‘Thunderbirds’ creator dies
Gerry Anderson, the creator of television show Thunderbirds, died on Wednesday at age 83 after a long battle with mixed dementia, his son said on his blog. The puppeteer started his career in the 1950s, creating a string of popular British shows including 1964’s Stingray. His company, AP Films, pioneered the “supermarionation” puppetry technique with the fusion of marionette figures and small-scale models to create live action-style shows. Anderson’s most notable production was 1965 series Thunderbirds, about a secret organization that performs rescue missions using high-tech tools and vehicles. The show became a cult favorite and was adapted for the big screen, most recently in the 2004 film Thunderbirds.
Chavez delegates duties
Ailing President Hugo Chavez, who is still in Cuba recovering from his latest cancer surgery, has delegated several economic duties to Vice President Nicolas Maduro. According to a decree signed by Chavez and published on Wednesday in the country’s government gazette, Maduro is now responsible for making certain decisions related to the national budget and expropriations. Chavez, 58, is scheduled to be sworn in on Jan. 10, but his health has raised concerns over the future of his leftist movement. Officials have never disclosed the type or severity of Chavez’s cancer and he only designated a successor — Maduro — earlier this month.
Storm grounds planes
A powerful winter storm forced the cancelation of about 200 flights yesterday, as heavy snow and high winds pummeled the northeastern US. The National Weather Service forecast 30.5cm to 46cm of snow for northern New England as the storm moved northeast out of the lower Great Lakes, where it dumped more than 30.5cm of snow in Michigan. The storm front was accompanied by freezing rain and sleet. The Ohio River Valley and the Northeast were under blizzard and winter storm warnings. Snow will fall in New York, Vermont and New Hampshire at up to 5cm an hour, the weather agency said.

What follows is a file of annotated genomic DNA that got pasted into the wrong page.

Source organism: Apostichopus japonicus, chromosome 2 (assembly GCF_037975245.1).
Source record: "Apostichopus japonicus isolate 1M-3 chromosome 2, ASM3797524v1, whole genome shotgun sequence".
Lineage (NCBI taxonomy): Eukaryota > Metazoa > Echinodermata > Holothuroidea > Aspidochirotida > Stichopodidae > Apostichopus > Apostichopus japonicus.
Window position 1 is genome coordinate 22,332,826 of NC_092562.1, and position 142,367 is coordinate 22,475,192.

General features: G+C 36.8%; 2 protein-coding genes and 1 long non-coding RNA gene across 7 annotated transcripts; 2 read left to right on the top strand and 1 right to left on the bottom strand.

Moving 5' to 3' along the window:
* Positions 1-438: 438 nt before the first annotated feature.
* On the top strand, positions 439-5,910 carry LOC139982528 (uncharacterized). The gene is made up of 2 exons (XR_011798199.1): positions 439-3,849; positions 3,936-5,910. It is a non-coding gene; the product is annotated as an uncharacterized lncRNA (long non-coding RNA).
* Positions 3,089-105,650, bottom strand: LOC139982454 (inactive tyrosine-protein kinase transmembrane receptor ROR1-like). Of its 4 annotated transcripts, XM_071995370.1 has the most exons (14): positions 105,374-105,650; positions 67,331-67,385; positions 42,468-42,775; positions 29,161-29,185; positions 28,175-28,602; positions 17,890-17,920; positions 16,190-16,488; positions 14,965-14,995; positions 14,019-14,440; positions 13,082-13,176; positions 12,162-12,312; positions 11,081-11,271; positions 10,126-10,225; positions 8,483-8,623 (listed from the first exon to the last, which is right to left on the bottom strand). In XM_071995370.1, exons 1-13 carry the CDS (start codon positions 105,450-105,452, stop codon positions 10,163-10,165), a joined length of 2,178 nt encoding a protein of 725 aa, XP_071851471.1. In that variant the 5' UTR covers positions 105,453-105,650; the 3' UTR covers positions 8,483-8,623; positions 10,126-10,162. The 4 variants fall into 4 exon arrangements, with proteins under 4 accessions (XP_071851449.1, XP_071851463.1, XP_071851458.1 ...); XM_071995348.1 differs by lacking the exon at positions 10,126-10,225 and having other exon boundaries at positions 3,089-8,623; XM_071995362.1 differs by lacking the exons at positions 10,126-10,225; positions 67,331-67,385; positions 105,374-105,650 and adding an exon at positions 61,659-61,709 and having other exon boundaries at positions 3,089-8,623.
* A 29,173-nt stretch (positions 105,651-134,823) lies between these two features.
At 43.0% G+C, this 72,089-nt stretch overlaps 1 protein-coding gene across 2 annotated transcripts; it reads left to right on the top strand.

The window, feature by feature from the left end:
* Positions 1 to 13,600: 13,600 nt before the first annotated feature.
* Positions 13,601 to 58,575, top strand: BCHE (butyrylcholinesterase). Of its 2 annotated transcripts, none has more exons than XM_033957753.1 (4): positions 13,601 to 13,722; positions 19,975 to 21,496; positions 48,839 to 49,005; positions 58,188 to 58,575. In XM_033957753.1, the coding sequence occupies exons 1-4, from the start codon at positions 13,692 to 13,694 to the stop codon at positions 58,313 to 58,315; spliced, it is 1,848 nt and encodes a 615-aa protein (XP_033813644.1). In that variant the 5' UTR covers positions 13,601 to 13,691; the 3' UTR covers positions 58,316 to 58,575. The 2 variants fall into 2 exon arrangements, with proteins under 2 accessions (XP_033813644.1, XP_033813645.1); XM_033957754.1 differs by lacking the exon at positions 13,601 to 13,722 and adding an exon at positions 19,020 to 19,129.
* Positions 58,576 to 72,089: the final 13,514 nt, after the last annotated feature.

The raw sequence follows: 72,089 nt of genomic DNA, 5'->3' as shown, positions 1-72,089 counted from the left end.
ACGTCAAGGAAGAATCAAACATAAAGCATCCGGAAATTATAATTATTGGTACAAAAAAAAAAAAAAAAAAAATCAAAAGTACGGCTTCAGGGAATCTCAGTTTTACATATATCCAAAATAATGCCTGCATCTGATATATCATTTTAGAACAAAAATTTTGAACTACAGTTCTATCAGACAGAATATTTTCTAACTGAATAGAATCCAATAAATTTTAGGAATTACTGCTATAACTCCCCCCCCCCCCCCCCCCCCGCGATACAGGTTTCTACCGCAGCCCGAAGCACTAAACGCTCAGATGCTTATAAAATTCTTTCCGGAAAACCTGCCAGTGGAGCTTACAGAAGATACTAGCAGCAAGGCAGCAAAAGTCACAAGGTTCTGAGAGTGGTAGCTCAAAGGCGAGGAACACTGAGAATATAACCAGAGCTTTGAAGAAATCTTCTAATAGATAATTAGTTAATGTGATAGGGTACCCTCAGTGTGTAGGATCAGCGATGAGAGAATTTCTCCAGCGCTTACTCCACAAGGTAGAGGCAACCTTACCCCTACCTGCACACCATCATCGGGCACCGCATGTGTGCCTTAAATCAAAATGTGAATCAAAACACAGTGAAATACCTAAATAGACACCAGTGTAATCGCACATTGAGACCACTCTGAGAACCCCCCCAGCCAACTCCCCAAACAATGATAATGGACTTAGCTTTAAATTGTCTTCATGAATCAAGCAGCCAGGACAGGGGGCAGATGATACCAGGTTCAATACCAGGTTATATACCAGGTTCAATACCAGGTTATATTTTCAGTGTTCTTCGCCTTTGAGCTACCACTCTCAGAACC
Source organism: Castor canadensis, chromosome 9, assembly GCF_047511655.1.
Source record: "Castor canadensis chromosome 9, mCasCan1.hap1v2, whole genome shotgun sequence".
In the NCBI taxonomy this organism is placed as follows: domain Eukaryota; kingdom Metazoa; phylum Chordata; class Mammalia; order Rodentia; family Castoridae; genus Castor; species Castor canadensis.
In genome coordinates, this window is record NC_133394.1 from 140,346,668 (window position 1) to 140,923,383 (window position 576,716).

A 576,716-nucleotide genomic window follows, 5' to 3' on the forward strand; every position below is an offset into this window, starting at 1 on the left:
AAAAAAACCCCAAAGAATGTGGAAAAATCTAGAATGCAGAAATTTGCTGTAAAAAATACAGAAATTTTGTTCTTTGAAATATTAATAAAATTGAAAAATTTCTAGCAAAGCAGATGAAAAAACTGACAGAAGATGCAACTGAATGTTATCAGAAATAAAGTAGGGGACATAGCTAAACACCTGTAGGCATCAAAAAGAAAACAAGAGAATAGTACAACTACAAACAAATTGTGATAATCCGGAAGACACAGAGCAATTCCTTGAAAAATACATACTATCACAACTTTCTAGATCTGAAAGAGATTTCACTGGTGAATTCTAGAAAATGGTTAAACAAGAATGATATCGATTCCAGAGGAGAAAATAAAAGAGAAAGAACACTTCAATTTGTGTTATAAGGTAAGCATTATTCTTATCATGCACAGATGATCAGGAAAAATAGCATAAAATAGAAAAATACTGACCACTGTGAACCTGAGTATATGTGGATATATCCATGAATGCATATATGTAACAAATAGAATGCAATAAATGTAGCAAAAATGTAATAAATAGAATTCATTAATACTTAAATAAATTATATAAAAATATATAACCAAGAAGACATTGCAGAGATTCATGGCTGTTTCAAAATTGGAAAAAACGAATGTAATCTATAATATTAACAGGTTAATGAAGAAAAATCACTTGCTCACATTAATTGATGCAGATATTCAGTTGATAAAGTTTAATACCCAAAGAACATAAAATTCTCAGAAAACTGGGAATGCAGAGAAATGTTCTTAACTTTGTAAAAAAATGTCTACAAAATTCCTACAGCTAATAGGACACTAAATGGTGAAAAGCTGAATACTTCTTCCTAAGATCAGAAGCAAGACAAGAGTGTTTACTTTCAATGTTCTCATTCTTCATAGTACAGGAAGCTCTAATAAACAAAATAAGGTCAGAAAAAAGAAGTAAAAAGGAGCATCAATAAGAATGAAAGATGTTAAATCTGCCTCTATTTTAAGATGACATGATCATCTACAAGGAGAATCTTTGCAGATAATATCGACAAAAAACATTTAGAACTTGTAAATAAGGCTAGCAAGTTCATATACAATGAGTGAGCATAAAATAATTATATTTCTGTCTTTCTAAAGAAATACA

EU mission head appointed
Authorities have named the general who will lead a EU mission to the Sahel region, a move seen as intended to speed up military intervention against al-Qaeda-linked forces occupying northern Mali. The European Training Mission will be headed by General Francois Lecointre, 50, a marine infantryman who has served in Djibouti, the Central African Republic, Rwanda, Gabon and Bosnia. The announcement came after al-Qaeda in the Islamic Maghreb on Christmas Day issued a four-minute video in which one of the group’s leaders, Abou Zeid, criticized France for “not deigning to respond to our offer of dialogue” over four Frenchmen kidnapped in Niger in September 2010.
Bush’s health deteriorates
After more than a month in a Texas hospital battling bronchitis, former US president George H.W. Bush has taken a turn for the worse and was transferred to intensive care on Sunday with a “stubborn fever,” spokesman Jim McGrath said on Wednesday. The 88-year-old was first admitted to Methodist Hospital in Houston on Nov. 7 for bronchitis and released on Nov. 19, but then readmitted four days later. McGrath said doctors were “cautiously optimistic,” but that there was no talk yet of a discharge date.